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Just being there is often all it takes

Just being there is often all it takes

Image of Manaaki Tāngata Victim Support volunteer Jo Gundersen

Jo Gundersen, a volunteer in the Wairarapa, admits to stumbling onto Victim Support when one of the first friends she had coffee with after the Covid restrictions started to lift was a Victim Support volunteer who talked to her about what the work involved.

“I’d lost my hubby to cancer in February 2020, just prior to the first Covid lockdown”, says Jo “and I knew I needed to do something with and for people to try to fill the large void losing him had left in my life.

"I thought maybe being a Victim Support volunteer was something I could do, so I made contact with our Wairarapa co-ordinator, Gwen.”

And the rest, as they say, is history with Jo passing her training course and becoming an active volunteer within her Wairarapa community and further afield. A recent memorable moment was speaking to one of the victims of the Loafers Lodge fire in Wellington who had lost everything in the blaze. “The only belongings he had when he escaped were his wallet and phone and the clothes he was wearing. He was so grateful that we had made contact. When I texted him later to let him know that a grant had been approved for him, I received the following reply by text, ‘Thank you very much Jo’. That really made my day.”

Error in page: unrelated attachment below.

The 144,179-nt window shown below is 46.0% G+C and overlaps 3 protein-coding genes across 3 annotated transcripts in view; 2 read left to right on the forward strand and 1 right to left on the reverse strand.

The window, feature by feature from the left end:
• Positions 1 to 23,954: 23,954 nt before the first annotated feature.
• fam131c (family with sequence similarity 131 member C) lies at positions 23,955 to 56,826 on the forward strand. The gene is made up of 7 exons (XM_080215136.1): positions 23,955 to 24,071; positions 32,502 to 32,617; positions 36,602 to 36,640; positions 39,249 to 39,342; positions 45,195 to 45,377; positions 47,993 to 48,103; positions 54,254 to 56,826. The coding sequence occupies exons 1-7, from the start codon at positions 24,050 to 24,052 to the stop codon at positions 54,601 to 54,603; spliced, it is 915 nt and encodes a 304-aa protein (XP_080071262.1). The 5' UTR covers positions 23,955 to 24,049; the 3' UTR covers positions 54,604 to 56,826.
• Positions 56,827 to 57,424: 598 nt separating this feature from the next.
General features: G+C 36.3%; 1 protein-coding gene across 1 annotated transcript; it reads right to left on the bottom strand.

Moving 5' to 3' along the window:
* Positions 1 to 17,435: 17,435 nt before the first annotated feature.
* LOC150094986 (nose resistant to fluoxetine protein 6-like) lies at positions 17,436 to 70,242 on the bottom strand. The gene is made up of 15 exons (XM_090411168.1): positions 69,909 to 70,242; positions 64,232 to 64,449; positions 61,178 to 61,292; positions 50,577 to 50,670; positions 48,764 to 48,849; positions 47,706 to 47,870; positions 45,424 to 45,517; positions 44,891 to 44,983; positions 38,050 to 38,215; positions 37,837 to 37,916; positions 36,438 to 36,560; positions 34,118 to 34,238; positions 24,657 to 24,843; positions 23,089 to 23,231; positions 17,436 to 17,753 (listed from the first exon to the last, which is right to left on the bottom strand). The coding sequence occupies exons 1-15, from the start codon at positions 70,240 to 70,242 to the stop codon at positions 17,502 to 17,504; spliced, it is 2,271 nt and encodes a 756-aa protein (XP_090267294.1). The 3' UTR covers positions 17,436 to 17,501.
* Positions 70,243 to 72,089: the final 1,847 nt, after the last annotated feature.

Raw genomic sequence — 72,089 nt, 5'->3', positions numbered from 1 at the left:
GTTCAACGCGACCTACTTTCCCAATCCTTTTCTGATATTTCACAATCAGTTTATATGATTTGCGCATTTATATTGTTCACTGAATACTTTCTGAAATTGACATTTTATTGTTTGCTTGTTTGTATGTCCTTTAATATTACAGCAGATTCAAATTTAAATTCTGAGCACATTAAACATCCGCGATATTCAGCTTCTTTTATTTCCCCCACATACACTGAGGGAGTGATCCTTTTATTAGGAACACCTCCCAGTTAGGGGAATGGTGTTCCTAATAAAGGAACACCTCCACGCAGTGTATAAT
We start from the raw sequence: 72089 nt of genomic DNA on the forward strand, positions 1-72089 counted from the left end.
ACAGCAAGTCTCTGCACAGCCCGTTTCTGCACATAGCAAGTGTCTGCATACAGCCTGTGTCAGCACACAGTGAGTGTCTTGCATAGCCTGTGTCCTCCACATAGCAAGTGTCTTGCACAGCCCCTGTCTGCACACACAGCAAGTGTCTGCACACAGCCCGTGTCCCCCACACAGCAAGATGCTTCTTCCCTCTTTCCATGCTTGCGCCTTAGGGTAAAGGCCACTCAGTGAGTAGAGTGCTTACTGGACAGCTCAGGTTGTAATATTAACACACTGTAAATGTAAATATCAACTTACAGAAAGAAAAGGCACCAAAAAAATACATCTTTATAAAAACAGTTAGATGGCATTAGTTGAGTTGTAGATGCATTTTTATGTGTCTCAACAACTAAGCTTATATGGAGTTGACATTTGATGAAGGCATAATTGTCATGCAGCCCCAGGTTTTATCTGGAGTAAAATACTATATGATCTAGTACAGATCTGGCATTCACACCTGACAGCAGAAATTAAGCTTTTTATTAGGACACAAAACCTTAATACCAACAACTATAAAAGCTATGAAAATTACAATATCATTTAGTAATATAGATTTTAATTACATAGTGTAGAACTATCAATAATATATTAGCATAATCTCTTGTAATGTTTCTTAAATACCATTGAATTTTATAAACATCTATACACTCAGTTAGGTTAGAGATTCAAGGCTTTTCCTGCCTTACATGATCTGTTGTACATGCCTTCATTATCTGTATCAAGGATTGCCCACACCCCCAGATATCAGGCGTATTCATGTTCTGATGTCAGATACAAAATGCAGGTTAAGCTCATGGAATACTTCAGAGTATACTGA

The work still comes with its challenges for Jo. “I still get really nervous making first contact with victims, but I now know I don't need to know everything. Just listening and being there is often all that is important at the start. I’m really lucky as Gwen and the Wairarapa team are very knowledgeable and always supportive, and Victim Support have really good information available for us to use.”

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